Wednesday, 20 April 2011
National Cycle Policy Framework
This is an easy one. The Deputy asks if there are plans to remove the mandatory use requirement for cycle lanes. The removal of the requirement to use cycle lanes where provided is one of the undertakings in the national cycle policy framework. Subject to finalising some safety aspects of the proposal, I hope to make the necessary amending regulations later in the year.
Where a cycle lane is provided, cyclists are required to use it, even if it is damaged or in a bad condition or inappropriate to use it. The Government agrees that the regulation should be changed and it will be.
Local authorities have made massive improvements to cycle lanes. I am glad to hear the Minister is reviewing the requirement to use cycle lanes, even where they are damaged, which does not make sense. In other countries alternatives are permitted if there is a pot-hole or other damage to cycle lanes. Has the Minister discussed the matter with the sustainable transport unit in his Department? Will he meet representatives of the Dublin Cycling Campaign? I believe they have contacted him, but I do not know if he has replied to them. Will he press forward with the commitments given in the national cycle policy framework and will he be issuing new policy statements in this regard?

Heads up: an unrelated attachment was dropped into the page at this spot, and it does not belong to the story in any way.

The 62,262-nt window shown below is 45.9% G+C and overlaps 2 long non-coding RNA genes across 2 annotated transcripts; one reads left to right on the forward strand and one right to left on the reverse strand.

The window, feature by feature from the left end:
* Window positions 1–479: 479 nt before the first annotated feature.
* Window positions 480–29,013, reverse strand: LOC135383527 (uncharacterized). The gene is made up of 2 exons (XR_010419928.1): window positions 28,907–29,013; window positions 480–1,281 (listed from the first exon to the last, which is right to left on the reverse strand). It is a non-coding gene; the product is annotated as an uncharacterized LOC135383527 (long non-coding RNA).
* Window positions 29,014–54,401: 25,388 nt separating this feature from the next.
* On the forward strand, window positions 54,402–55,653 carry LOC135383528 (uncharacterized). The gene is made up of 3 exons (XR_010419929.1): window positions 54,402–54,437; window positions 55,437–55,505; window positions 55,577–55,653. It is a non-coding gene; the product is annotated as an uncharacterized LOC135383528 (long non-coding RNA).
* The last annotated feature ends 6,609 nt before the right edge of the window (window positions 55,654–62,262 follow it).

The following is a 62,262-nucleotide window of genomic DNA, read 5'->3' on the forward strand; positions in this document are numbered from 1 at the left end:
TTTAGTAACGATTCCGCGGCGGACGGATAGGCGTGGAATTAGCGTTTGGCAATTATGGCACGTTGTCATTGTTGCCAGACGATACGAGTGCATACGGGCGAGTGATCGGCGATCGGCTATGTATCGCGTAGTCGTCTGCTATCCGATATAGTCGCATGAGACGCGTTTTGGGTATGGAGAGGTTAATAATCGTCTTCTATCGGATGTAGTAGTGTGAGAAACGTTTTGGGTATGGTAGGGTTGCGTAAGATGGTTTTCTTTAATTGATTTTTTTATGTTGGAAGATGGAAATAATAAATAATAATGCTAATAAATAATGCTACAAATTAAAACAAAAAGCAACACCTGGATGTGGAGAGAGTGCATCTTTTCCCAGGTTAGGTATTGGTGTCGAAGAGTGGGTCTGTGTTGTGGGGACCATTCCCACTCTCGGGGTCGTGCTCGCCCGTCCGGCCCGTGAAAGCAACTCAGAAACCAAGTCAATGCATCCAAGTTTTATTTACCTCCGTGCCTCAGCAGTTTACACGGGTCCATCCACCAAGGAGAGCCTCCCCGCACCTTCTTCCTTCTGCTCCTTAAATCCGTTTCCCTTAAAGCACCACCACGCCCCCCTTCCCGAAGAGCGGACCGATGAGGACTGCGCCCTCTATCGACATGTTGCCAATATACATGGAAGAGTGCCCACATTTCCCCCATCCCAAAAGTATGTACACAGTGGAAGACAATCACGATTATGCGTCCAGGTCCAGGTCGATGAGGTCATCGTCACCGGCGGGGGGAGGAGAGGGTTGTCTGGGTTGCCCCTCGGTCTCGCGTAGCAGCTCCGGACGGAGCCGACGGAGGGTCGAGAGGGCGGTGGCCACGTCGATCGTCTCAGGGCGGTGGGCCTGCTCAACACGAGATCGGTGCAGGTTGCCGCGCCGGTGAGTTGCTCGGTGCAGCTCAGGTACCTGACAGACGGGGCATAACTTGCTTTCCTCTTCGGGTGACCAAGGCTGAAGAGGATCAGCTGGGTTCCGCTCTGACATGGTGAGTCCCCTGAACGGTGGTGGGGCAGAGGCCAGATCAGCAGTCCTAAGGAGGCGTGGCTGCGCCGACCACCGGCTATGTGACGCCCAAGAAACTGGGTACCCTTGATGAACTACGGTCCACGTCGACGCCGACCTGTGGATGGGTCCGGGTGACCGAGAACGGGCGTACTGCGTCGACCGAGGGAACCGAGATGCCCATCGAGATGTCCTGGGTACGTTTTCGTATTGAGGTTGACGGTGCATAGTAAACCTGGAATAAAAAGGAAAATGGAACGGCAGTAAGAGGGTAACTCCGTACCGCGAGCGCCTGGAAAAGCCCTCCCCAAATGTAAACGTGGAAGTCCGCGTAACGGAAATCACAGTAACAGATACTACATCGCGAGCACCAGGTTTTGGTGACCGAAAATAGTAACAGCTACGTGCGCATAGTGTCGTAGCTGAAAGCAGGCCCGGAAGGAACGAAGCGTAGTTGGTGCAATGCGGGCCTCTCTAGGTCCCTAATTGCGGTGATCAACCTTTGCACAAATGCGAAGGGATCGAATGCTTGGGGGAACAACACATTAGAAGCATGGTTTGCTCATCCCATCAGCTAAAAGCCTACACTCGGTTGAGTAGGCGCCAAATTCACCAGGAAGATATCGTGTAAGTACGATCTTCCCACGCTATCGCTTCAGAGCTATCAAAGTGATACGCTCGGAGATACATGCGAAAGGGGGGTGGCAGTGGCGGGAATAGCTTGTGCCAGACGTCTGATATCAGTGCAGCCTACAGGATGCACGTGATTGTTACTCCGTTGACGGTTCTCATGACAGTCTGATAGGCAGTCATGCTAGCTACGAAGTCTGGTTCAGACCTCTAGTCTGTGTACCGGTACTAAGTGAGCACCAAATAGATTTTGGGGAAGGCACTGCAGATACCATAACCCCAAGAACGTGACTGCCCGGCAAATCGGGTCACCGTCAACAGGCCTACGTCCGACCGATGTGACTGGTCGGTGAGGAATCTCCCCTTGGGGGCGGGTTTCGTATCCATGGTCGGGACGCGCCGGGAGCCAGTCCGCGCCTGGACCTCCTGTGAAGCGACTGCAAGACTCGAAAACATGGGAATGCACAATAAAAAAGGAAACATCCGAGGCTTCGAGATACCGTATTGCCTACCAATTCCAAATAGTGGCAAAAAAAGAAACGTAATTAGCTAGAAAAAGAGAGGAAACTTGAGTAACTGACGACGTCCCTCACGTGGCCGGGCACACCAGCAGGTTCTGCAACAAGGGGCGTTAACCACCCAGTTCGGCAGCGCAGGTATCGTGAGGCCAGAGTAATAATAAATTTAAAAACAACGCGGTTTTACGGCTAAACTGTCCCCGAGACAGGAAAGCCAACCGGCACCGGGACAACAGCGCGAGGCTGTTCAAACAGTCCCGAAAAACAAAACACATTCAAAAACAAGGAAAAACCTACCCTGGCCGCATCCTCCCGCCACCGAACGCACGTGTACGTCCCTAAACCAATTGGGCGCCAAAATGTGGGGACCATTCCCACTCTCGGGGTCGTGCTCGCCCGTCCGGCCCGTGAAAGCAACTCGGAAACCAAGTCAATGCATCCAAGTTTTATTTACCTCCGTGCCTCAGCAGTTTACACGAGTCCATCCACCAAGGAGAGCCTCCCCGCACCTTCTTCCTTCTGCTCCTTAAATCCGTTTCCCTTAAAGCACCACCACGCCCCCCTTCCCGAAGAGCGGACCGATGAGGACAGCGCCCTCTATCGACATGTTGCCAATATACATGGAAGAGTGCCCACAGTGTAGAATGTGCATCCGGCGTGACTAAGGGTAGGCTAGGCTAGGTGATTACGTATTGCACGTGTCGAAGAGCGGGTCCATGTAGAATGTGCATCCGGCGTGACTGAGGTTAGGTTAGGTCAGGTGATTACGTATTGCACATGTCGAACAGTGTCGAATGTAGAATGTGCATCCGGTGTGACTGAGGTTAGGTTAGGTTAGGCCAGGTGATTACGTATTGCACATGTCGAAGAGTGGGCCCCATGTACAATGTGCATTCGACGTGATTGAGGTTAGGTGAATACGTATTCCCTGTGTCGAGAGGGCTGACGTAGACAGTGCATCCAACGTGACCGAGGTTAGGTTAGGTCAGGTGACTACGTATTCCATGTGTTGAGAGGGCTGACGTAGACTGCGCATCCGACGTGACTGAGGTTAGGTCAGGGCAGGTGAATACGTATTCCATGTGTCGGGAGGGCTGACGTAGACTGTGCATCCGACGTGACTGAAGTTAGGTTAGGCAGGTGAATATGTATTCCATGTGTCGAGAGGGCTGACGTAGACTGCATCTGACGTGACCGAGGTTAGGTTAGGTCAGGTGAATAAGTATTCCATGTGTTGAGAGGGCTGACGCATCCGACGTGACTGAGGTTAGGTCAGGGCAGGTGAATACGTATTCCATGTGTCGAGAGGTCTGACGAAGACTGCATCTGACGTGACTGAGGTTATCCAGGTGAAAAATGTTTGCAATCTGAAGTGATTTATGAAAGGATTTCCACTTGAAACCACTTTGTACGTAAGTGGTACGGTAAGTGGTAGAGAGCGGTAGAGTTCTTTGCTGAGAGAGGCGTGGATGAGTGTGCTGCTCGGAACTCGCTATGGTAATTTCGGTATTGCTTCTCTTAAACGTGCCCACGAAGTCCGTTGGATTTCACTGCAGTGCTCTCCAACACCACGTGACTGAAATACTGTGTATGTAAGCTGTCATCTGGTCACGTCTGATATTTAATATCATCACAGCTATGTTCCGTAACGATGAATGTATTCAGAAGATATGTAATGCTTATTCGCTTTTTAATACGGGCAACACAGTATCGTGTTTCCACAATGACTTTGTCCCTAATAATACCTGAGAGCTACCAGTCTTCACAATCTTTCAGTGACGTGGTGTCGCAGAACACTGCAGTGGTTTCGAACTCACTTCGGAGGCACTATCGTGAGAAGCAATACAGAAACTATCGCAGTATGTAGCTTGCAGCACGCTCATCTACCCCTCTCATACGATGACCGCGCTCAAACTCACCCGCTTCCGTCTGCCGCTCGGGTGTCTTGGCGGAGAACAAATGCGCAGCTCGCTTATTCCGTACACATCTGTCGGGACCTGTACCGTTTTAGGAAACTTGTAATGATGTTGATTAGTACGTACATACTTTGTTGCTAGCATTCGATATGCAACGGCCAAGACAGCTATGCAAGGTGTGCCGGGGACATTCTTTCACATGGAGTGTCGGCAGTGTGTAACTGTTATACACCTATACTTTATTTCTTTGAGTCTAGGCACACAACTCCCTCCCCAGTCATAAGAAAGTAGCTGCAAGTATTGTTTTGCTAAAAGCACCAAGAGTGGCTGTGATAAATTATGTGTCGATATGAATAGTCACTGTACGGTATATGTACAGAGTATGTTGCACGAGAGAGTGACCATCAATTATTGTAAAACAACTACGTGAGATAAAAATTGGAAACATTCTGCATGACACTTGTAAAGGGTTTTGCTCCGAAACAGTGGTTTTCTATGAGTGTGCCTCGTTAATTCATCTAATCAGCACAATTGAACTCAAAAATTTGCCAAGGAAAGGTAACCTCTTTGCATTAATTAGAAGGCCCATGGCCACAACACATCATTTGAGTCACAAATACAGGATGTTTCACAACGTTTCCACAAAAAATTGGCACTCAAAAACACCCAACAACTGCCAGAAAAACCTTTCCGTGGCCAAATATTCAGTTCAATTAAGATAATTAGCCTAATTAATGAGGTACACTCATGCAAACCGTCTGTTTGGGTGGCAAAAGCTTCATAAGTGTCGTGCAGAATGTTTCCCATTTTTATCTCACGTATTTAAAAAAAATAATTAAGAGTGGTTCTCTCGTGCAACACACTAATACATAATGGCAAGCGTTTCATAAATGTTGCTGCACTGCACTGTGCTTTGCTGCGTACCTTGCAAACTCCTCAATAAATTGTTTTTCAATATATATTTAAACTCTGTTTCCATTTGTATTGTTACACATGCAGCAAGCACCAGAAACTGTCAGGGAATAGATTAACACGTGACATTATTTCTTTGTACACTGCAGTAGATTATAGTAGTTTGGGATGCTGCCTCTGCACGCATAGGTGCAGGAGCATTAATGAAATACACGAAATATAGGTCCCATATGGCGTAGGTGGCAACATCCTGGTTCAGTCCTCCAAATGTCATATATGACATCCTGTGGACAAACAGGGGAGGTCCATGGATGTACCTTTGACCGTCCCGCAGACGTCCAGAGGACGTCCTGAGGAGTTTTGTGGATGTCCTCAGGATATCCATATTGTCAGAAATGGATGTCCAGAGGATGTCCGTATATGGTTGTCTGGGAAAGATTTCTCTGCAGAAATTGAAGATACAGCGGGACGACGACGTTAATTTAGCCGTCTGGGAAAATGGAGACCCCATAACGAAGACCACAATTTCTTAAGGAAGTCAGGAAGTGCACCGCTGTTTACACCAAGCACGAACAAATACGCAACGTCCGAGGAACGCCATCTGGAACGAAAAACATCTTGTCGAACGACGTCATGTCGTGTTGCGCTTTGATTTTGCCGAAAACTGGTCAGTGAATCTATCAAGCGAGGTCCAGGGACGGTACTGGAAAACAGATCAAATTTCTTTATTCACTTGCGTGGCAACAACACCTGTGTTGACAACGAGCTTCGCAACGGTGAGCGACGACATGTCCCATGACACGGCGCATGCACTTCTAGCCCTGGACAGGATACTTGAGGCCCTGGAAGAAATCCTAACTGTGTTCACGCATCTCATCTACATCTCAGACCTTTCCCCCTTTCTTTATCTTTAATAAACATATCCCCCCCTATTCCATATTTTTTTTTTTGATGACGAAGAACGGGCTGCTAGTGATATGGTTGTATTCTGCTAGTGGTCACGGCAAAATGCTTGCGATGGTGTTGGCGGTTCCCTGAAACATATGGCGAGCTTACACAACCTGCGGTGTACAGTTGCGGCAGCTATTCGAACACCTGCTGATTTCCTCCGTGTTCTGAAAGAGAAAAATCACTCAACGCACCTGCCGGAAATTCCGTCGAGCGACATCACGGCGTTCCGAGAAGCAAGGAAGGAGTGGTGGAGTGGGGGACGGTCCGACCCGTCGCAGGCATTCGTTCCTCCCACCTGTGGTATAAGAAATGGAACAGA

The Minister of State, Deputy Alan Kelly, and I have had detailed discussions with the sustainable transport section in the Department. Subject to confirmation of the delegation order, most of these matters will fall into the brief of the Minister of State. He or I will meet representatives of the Dublin Cycling Campaign.
I have had a good look at the national cycle policy framework. It is a good framework, but what is missing is an implementation plan and budget. We must look at it closely, see which parts can be implemented and how much it will cost to do so. Like everything, it will be subject to cost constraints. There is still some money available in the sustainable transport budget. This is an area in which much can be delivered for a relatively small amount of money. I am encouraged to see that the number cycling into Dublin is increasing all the time, while the number of cars is going down. We must continue to encourage and support this trend.
I am happy with the Minister's reply. There are important projects at which we are all looking. One is the cycle path link from Clontarf to East Wall Road. If money is available, we should look at the projects that are considered most urgent and most in need of funding.